This article is the first one in a 10 part series that addresses how compliance officers can better manage the growing demands for audits.
1. Get Support From The Top
The first step, which can be the most difficult, is to get top level management support for your audit management program. This article will look at the reasons why this is so important, and help you build a case in getting your top level management on side.
2. Commitment of Transparency
Compliance is everyone’s responsibility, and the success of the corporate brand depends on it. If compliance is part of the DNA of a business, transparency is never an issue. If people are protective of their positions, or the knowledge they hold, or are not fully committed to compliance, they will generally resist transparency because this is what exposes them. This is often why compliance officers find it so hard to introduce new audit management technology into a business: it shines a light in places some prefer to keep hidden.
With a commitment to transparency the board can no longer escape responsibility, and neither can those auditors who tend to take a superficial approach to finding out exactly what is going on.
3. Agreement on levels of scrutiny and the discipline requirements
Discipline is at the heart of every successful compliance program, and support of top management will ensure that this discipline is maintained.
- Properly define compliance requirements and keep them up to date.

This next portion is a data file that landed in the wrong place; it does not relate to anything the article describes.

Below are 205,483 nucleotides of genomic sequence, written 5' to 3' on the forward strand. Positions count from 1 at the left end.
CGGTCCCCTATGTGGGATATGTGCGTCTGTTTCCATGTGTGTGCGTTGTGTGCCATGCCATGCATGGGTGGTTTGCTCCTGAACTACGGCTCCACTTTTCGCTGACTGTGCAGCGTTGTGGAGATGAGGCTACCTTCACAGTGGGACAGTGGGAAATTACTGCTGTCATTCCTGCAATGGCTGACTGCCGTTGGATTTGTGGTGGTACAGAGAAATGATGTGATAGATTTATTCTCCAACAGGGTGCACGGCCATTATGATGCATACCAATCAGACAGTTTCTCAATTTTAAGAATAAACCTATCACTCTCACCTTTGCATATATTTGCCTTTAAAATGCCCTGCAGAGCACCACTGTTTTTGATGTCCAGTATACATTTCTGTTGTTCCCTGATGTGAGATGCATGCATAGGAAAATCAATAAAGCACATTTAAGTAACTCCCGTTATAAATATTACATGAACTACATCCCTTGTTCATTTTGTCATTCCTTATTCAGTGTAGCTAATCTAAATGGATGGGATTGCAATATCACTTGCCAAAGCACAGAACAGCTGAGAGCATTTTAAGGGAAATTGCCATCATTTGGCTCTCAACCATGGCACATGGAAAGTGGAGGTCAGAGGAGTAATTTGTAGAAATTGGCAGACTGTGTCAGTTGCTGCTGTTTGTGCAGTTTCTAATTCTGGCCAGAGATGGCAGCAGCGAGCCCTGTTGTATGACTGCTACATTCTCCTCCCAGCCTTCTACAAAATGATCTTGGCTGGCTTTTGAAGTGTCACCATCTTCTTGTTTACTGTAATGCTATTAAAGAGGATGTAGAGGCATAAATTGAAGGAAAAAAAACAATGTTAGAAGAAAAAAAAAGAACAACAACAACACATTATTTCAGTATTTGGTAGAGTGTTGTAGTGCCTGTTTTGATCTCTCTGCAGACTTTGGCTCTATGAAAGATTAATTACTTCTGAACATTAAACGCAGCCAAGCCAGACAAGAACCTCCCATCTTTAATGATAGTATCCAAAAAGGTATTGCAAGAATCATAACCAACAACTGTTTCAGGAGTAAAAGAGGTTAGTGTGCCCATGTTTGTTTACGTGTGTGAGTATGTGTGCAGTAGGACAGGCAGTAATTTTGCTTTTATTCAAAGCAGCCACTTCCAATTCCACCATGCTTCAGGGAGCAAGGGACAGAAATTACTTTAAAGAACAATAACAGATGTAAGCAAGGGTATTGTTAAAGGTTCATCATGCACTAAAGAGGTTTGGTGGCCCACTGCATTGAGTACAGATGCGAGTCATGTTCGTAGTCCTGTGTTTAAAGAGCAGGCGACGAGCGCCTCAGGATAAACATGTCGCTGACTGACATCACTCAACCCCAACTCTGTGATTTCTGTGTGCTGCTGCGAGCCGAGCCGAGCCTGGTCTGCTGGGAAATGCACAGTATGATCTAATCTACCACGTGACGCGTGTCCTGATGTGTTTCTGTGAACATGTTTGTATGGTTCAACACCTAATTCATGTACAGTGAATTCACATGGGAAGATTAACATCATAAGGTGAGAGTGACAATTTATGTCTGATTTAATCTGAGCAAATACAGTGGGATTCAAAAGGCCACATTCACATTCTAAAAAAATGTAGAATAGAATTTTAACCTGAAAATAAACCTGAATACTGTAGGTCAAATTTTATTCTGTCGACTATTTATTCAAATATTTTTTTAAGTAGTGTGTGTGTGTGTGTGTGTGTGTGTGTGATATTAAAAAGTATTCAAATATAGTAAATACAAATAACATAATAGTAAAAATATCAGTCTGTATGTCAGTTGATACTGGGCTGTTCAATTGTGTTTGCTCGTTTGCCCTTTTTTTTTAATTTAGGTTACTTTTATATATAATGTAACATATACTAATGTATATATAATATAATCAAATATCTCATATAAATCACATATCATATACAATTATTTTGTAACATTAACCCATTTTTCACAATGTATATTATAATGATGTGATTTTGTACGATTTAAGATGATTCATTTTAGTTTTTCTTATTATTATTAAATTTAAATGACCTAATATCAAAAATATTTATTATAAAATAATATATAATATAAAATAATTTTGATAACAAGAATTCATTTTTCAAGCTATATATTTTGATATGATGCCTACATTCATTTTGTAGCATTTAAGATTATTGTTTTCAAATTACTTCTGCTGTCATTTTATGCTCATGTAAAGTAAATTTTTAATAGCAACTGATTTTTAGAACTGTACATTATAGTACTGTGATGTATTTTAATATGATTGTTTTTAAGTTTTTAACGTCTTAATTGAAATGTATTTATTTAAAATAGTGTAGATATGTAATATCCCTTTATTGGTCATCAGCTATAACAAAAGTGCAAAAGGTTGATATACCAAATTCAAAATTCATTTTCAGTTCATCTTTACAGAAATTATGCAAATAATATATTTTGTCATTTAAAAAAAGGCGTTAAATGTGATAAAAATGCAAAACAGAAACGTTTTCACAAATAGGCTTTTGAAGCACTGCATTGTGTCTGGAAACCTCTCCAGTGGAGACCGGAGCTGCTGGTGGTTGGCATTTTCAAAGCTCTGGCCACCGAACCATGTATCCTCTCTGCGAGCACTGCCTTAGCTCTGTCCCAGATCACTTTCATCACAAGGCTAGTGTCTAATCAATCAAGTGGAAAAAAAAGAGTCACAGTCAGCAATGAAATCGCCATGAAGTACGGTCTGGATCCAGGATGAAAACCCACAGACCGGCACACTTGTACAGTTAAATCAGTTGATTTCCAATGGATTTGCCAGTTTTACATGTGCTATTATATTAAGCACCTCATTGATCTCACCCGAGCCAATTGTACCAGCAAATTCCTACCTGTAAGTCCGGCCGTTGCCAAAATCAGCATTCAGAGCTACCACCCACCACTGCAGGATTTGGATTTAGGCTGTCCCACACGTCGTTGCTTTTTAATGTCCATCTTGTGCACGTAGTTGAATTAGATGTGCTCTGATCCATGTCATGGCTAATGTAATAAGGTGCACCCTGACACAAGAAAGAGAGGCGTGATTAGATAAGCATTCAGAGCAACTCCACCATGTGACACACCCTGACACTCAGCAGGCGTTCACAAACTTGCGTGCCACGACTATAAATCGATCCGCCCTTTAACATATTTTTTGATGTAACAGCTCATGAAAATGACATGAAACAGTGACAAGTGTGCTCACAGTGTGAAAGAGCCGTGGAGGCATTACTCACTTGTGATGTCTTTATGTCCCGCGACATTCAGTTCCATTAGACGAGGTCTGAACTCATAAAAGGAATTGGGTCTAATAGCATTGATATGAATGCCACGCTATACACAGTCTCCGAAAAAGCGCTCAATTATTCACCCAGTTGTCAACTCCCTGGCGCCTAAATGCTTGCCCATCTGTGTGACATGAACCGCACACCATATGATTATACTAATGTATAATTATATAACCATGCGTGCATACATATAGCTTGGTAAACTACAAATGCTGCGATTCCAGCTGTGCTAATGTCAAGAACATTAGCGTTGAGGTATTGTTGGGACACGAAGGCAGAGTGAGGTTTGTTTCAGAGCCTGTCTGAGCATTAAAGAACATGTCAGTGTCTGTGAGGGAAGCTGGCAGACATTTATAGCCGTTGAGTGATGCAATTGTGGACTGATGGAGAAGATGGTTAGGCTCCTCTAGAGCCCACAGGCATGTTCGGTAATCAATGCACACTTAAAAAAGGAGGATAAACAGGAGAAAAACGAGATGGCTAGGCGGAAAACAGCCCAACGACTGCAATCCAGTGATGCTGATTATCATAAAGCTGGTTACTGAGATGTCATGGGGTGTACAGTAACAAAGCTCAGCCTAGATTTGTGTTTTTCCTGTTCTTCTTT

- Consistently do the right thing.
- Conduct audits and be subjected to audits.
- Fix identified problems.
- Follow up, follow up, and escalate.
- Take firm action to address non-compliant people and processes.
4. Anticipate and prepare for objections at all levels
You are highly likely to encounter resistance at first, so it’s best to pre-empt possible objections and be prepared. Some common objections – from all levels are:
- The cost involved (time and money) to rectify compliance issues identified by the audit management program. Sometimes solutions require profound changes to the way a business operates. You need to be prepared to counter these arguments with clearly stated facts around the benefits – the ROI – of compliance, as well as the potential downside cost of poor compliance. Illustrate examples of how the cost of compliance failure can be significant and far greater than short terms costs to meet compliance requirements. A good example is the BP oil spill, largely due to budgetary constraint, the fear of delays and overruns and a board that placed safety below cost on the priority ladder.
- The disruption brought about by the audit management program. Busy managers will resent production delays or interruptions which inevitably result from audit processes, and anything you can do to minimise this through technology or advance audit reparation, will help alleviate this problem.
- The impact on targets or KPIs. Where personnel are incentivised to achieve KPIs, compliance activities may be seen as counter-productive if these mean additional process steps, record keeping, and other related activities. Again, top management support is needed to get people past this hurdle, and one powerful means to do this is to include compliance-related KPIs in performance reviews.
- Fear of what may be found. People hold on tightly to processes, information and key relationships from which they draw their power. Any change to the status quo resulting from an audit or other compliance initiative will be perceived as a threat. Clearly written and instructive audit reports will be more favourably received if people get the idea that you are there to help them.